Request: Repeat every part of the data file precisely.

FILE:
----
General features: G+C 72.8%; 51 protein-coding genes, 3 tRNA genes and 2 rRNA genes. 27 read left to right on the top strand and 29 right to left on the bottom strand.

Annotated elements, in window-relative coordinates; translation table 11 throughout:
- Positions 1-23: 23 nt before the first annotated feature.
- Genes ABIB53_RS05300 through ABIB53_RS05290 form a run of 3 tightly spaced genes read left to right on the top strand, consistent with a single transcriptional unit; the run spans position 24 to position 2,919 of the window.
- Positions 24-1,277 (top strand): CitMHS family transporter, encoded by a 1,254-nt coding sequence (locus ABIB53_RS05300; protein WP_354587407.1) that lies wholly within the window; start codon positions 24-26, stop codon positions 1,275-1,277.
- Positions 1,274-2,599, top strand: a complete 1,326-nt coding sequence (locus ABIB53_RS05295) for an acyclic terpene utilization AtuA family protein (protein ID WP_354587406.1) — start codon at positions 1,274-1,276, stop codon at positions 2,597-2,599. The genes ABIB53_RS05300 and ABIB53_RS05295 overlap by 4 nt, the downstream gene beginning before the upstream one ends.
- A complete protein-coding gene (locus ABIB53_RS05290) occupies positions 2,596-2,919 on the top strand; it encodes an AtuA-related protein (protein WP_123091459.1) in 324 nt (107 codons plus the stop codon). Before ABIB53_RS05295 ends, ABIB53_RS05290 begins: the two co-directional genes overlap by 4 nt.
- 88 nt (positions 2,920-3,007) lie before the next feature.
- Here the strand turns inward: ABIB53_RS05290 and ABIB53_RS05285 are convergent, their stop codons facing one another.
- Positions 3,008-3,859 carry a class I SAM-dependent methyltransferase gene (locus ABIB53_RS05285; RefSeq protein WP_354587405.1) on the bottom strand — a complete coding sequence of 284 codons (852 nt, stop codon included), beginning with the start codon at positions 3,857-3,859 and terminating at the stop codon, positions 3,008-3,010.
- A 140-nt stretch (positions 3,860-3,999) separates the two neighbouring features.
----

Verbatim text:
General features: G+C 72.8%; 51 protein-coding genes, 3 tRNA genes and 2 rRNA genes. 27 read left to right on the top strand and 29 right to left on the bottom strand.

Annotated elements, in window-relative coordinates; translation table 11 throughout:
- Positions 1-23: 23 nt before the first annotated feature.
- Genes ABIB53_RS05300 through ABIB53_RS05290 form a run of 3 tightly spaced genes read left to right on the top strand, consistent with a single transcriptional unit; the run spans position 24 to position 2,919 of the window.
- Positions 24-1,277 (top strand): CitMHS family transporter, encoded by a 1,254-nt coding sequence (locus ABIB53_RS05300; protein WP_354587407.1) that lies wholly within the window; start codon positions 24-26, stop codon positions 1,275-1,277.
- Positions 1,274-2,599, top strand: a complete 1,326-nt coding sequence (locus ABIB53_RS05295) for an acyclic terpene utilization AtuA family protein (protein ID WP_354587406.1) — start codon at positions 1,274-1,276, stop codon at positions 2,597-2,599. The genes ABIB53_RS05300 and ABIB53_RS05295 overlap by 4 nt, the downstream gene beginning before the upstream one ends.
- A complete protein-coding gene (locus ABIB53_RS05290) occupies positions 2,596-2,919 on the top strand; it encodes an AtuA-related protein (protein WP_123091459.1) in 324 nt (107 codons plus the stop codon). Before ABIB53_RS05295 ends, ABIB53_RS05290 begins: the two co-directional genes overlap by 4 nt.
- 88 nt (positions 2,920-3,007) lie before the next feature.
- Here the strand turns inward: ABIB53_RS05290 and ABIB53_RS05285 are convergent, their stop codons facing one another.
- Positions 3,008-3,859 carry a class I SAM-dependent methyltransferase gene (locus ABIB53_RS05285; RefSeq protein WP_354587405.1) on the bottom strand — a complete coding sequence of 284 codons (852 nt, stop codon included), beginning with the start codon at positions 3,857-3,859 and terminating at the stop codon, positions 3,008-3,010.
- A 140-nt stretch (positions 3,860-3,999) separates the two neighbouring features.